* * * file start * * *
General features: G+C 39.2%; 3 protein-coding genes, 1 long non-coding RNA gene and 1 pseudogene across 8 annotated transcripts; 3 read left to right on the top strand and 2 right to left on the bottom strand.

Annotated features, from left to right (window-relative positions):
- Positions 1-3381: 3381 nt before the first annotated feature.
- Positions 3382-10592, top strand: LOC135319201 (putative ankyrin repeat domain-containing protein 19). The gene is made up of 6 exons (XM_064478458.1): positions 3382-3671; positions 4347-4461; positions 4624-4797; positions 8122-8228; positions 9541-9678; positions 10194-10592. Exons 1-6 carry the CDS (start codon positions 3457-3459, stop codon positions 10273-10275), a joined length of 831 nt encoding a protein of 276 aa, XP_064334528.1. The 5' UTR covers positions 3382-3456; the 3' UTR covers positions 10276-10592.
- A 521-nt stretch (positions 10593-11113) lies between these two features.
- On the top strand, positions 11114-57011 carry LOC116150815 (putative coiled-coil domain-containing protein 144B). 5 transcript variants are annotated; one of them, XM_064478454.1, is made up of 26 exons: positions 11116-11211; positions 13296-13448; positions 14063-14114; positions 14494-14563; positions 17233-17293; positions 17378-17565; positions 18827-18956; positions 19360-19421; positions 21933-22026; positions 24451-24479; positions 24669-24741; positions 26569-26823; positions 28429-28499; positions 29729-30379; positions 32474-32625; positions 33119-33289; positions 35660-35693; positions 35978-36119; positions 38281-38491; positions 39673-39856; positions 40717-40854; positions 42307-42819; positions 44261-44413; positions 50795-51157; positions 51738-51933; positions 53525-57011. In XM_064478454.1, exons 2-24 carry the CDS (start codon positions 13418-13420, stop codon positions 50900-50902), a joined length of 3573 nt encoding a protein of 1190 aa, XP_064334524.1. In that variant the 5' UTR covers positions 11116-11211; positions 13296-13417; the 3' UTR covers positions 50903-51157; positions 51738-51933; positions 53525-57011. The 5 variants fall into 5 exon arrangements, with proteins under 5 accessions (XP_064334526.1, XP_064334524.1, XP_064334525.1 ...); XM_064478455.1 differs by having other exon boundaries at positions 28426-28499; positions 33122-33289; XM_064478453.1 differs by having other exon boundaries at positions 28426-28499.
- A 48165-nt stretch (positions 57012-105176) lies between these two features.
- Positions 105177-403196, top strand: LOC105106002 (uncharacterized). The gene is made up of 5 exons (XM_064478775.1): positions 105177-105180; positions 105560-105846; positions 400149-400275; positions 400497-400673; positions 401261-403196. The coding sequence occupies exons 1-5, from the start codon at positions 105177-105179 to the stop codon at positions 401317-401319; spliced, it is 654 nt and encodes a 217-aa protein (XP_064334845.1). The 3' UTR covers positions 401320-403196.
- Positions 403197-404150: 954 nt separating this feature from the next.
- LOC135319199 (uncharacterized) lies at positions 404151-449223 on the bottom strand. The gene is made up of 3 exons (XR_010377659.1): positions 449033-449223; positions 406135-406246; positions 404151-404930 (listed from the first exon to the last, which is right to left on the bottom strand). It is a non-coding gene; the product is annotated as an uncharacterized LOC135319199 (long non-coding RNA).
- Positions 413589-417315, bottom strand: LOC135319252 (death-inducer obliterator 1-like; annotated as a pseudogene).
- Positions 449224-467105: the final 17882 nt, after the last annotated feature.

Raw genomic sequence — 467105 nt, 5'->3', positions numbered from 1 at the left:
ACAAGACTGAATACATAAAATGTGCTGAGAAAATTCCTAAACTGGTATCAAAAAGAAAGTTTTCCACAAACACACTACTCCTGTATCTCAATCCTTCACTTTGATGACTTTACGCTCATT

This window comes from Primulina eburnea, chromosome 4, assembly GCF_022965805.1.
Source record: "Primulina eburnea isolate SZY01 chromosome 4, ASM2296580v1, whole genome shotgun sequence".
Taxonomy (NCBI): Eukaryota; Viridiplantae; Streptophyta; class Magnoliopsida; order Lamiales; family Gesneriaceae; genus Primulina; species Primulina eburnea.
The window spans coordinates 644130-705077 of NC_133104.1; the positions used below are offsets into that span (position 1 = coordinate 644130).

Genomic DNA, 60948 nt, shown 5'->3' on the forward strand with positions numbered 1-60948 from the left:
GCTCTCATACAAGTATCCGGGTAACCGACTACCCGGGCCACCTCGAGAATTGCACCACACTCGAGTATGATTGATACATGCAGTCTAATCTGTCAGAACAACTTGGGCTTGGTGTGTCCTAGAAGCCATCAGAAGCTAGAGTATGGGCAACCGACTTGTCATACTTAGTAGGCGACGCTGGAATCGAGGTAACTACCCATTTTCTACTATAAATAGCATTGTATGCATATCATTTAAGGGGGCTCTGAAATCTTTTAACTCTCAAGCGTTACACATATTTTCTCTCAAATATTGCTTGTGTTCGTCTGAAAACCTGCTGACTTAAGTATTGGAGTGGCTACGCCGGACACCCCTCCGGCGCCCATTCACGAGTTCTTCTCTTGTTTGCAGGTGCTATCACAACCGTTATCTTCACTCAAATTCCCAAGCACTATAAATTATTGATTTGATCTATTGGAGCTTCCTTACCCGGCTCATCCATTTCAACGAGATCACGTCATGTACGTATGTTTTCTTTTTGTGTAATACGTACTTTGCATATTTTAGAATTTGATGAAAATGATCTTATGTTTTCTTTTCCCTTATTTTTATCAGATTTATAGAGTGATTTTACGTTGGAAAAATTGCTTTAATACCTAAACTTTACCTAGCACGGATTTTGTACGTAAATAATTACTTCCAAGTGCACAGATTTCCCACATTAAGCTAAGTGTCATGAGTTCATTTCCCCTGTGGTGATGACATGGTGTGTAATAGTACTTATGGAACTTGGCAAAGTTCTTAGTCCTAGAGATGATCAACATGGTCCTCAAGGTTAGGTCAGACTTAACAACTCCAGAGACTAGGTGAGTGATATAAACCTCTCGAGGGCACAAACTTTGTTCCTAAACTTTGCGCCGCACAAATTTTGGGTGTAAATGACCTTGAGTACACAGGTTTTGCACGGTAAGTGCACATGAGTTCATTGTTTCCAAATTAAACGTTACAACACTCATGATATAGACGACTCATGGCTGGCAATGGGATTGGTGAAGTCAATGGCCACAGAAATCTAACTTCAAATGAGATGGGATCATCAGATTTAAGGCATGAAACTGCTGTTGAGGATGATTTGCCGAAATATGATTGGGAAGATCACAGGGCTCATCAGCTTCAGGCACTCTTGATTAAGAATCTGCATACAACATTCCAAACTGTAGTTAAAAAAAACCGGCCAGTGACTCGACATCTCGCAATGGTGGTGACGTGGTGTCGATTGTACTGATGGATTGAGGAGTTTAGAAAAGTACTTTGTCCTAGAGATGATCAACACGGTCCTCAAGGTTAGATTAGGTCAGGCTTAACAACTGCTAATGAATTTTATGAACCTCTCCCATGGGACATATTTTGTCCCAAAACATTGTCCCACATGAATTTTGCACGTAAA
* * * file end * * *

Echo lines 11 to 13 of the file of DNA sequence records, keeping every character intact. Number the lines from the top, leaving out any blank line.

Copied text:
- Positions 413589-417315, bottom strand: LOC135319252 (death-inducer obliterator 1-like; annotated as a pseudogene).
- Positions 449224-467105: the final 17882 nt, after the last annotated feature.

Raw genomic sequence — 467105 nt, 5'->3', positions numbered from 1 at the left: